"The Umbrella Academy," written by Gerard Way. Their ability to depict hyperkinetic surrealism adds a lot to that gonzo superhero series. So I was intrigued when I received the non-superheroic "Daytripper, both written and illustrated by the brothers.
"Daytripper" is a much more somber affair. When we first meet Bras de Oliva Domingos, he's 32 years old, unenthusiastically composing obituaries for a daily newspaper. His stand-offish father is a revered and best-selling writer, and Bras finds it difficult living in the older man's shadow, especially since he wants to write a book of his own. On the way to a black-tie tribute to his father, Bras walks into the wrong bar and comes face-to-face with death in its most concrete form.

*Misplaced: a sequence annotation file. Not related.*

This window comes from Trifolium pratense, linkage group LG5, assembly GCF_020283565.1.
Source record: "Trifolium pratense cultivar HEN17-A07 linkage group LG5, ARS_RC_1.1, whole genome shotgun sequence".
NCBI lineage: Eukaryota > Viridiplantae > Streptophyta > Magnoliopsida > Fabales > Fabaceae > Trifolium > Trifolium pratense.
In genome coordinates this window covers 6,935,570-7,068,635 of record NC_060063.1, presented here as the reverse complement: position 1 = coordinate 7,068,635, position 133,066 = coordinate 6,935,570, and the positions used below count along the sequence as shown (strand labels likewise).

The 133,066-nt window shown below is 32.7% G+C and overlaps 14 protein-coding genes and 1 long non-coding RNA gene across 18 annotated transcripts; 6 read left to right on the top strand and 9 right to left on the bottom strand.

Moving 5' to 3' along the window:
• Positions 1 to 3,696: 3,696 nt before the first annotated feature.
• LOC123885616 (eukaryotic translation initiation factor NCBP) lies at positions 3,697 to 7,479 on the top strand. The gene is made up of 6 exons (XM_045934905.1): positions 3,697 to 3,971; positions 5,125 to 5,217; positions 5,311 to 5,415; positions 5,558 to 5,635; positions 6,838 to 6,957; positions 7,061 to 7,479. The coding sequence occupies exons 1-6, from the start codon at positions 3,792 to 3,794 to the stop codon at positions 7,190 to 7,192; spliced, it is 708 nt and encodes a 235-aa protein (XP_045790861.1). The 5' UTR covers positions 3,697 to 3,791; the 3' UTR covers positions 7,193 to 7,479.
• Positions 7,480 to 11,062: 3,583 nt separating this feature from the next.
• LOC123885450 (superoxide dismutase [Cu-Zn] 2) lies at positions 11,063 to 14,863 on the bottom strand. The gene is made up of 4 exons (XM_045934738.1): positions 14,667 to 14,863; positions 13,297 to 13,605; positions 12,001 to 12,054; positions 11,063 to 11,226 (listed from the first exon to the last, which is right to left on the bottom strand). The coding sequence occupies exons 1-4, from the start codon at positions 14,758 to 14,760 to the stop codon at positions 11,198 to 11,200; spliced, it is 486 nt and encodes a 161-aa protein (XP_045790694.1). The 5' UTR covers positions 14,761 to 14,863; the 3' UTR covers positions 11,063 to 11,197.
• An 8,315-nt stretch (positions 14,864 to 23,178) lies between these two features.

The subsequent chapters of "Daytripper" shuttle back and forth in time, presenting a day in Bras's life at 21, at 11, at 38. He falls in love for the first time, loses his best friend, awaits the birth of his son. But each time, the day ends with an unforeseen, often utterly capricious, tragedy.
I'm not sure I would have stuck with "Daytrippers" had I read it as a monthly pamphlet. Across ten issues, ending each chapter with a version of Bras's death begins to feel gimmicky by about Chapter Four. But as the clues begin to pile up, and Bras's continuing encounters with mortality hint of a possible resolution, the narrative becomes clearer and compelling.
"Daytripper" is a trippy, thoughtful piece of Latin-flavored magic realism, serious in intent, but joyous in its details. I'm hyped to see the next Umbrella Academy limited series, but this graphic volume was a welcome side-trip.